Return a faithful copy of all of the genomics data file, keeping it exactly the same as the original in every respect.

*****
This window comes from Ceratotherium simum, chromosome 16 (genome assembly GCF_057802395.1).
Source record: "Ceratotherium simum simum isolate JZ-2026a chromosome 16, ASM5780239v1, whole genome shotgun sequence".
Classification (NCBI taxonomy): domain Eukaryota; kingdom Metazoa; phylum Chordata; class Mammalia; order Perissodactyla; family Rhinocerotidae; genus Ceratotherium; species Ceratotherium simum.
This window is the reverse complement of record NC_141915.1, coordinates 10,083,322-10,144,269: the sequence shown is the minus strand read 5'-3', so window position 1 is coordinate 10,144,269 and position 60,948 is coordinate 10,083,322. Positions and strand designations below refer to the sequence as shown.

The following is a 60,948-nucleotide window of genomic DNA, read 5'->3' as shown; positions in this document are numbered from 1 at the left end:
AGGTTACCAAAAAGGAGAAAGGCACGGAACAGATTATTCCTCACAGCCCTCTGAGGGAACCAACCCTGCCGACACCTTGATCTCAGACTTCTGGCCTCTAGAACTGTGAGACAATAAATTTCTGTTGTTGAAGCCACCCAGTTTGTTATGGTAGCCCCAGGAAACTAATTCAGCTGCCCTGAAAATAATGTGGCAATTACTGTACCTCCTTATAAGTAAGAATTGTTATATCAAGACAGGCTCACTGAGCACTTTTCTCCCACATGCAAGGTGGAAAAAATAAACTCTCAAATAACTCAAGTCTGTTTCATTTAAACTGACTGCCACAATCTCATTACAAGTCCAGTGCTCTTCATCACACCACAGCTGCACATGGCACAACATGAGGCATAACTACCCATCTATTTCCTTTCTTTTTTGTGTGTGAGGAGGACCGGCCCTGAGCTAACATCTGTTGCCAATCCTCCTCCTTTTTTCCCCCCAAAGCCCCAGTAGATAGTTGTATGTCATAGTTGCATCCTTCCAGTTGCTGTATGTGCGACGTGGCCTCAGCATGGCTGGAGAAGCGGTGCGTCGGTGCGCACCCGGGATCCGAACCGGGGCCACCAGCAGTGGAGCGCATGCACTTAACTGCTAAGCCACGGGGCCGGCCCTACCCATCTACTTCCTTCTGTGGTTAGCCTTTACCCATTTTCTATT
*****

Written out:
This window comes from Ceratotherium simum, chromosome 16 (genome assembly GCF_057802395.1).
Source record: "Ceratotherium simum simum isolate JZ-2026a chromosome 16, ASM5780239v1, whole genome shotgun sequence".
Classification (NCBI taxonomy): domain Eukaryota; kingdom Metazoa; phylum Chordata; class Mammalia; order Perissodactyla; family Rhinocerotidae; genus Ceratotherium; species Ceratotherium simum.
This window is the reverse complement of record NC_141915.1, coordinates 10,083,322-10,144,269: the sequence shown is the minus strand read 5'-3', so window position 1 is coordinate 10,144,269 and position 60,948 is coordinate 10,083,322. Positions and strand designations below refer to the sequence as shown.

The following is a 60,948-nucleotide window of genomic DNA, read 5'->3' as shown; positions in this document are numbered from 1 at the left end:
AGGTTACCAAAAAGGAGAAAGGCACGGAACAGATTATTCCTCACAGCCCTCTGAGGGAACCAACCCTGCCGACACCTTGATCTCAGACTTCTGGCCTCTAGAACTGTGAGACAATAAATTTCTGTTGTTGAAGCCACCCAGTTTGTTATGGTAGCCCCAGGAAACTAATTCAGCTGCCCTGAAAATAATGTGGCAATTACTGTACCTCCTTATAAGTAAGAATTGTTATATCAAGACAGGCTCACTGAGCACTTTTCTCCCACATGCAAGGTGGAAAAAATAAACTCTCAAATAACTCAAGTCTGTTTCATTTAAACTGACTGCCACAATCTCATTACAAGTCCAGTGCTCTTCATCACACCACAGCTGCACATGGCACAACATGAGGCATAACTACCCATCTATTTCCTTTCTTTTTTGTGTGTGAGGAGGACCGGCCCTGAGCTAACATCTGTTGCCAATCCTCCTCCTTTTTTCCCCCCAAAGCCCCAGTAGATAGTTGTATGTCATAGTTGCATCCTTCCAGTTGCTGTATGTGCGACGTGGCCTCAGCATGGCTGGAGAAGCGGTGCGTCGGTGCGCACCCGGGATCCGAACCGGGGCCACCAGCAGTGGAGCGCATGCACTTAACTGCTAAGCCACGGGGCCGGCCCTACCCATCTACTTCCTTCTGTGGTTAGCCTTTACCCATTTTCTATT